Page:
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The fluid, semi-draped look from Bottega (left) and Missoni's patchwork parade.
The fluid, semi-draped look from Bottega (left) and Missoni's patchwork parade.
The fluid, semi-draped look from Bottega (left) and Missoni's patchwork parade.

Lagerfeld plays a cool, country air

Glitz takes a back seat for once on the Milan catwalks.

One usually imagines Milan as being the flash, glam, glitz capital of fashion, but that is not always the case. There are fashion houses that serve quality and luxury, but in a subtle, sophisticated and, one might say, conservative way. Brands such as Bottega Veneta, Jil Sander, Ferragamo and MaxMara usually fall into this category. Fendi, however, does not, so it is striking that this season the designer, Karl Lagerfeld, was uncharacteristically restrained.

The Fendi winter collection is usually a showcase for the furrier's skills, but the de luxe sable, mink and fox designs were remarkably low-key. The mix with masculine fabrics and emphasis on texture rather than glitz added to the sobriety. Ladylike coats in a patchwork of fur, sleeveless trapeze capes and mid-calf dirndls had a country air, especially when delivered in a palette of black, navy, loden green and autumn leaf colours. Even the high-heeled boots resembled country footwear, with the rubber toecaps you find on wellingtons.

Perhaps the exceptionally cold winter in Europe has influenced designers, but there were certainly a lot of winter greatcoats at MaxMara, as you might expect, and of course big blanket knits at Missoni in snug geometric patchworks. MaxMara's Russian-military-inspired coats with their standing collars, epaulettes, double rows of buttoning and utility belts looked covetable. There was no flashy frogging: the look was subtle, with just a couple of liquid gold lamé dresses to add a shimmer of glamour.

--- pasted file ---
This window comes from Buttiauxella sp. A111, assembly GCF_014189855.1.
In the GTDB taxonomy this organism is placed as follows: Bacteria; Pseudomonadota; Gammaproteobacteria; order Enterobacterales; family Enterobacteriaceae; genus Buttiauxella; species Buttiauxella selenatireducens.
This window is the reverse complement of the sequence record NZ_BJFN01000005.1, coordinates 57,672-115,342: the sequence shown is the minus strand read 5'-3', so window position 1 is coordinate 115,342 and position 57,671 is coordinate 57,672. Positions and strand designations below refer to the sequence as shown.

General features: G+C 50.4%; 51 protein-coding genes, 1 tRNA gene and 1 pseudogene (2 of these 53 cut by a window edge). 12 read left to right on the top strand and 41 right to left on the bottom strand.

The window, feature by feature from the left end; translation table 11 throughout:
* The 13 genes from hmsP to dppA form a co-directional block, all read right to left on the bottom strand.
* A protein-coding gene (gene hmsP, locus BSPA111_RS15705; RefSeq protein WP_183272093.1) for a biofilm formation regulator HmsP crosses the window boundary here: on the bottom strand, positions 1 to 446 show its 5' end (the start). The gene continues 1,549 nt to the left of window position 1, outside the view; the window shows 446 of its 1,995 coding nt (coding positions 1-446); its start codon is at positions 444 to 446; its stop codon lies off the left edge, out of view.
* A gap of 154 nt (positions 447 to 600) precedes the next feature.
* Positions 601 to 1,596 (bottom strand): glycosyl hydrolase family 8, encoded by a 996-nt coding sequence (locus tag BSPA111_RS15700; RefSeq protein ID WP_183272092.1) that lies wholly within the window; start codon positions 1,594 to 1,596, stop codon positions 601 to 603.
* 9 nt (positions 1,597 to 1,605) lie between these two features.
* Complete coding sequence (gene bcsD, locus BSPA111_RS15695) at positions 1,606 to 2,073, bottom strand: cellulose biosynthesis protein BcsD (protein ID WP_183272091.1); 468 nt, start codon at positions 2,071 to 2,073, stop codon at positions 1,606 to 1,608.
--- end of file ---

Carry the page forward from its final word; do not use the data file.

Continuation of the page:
Massimiliano Giornetti's ladylike spin on the Ferragamo collection (he is already the house's menswear designer) might well have been influenced by Greta Garbo's wardrobe currently on display at Milan's Triennale Design Museum. Garbo was a devoted customer and the low-key glamour of this collection would surely have appealed to her - the camel coats, suede jackets, cable knits and slouchy relaxed mood.

The masculine/feminine interplay of Garbo's wardrobe might also have found some resonance in Tomas Maier's Bottega Veneta collection. Black wool and leather tailoring (loose and slightly mannish) was juxtaposed with pretty, 1950s-style waisted dresses and fluid semi-draped garments. The effect, as always with Maier, is very low-key but very precise in both design and quality of execution. Marni, usually noted for its curvy cape shapes and naive use of ethnic and artisan themes and print, was remarkably austere and streamlined this season. Consuelo Castiglioni, like Miuccia Prada, has a penchant for 1960s geometric wallpaper prints, which she cut into graphic-shaped jackets and Bermudas and A-line dresses. Three-dimensional peplums on tops, or the shoulder-line of a cape were about as curvy as this slightly eccentric collection got.

Coverage of Paris Fashion Week begins in Arts & Life on Sunday.

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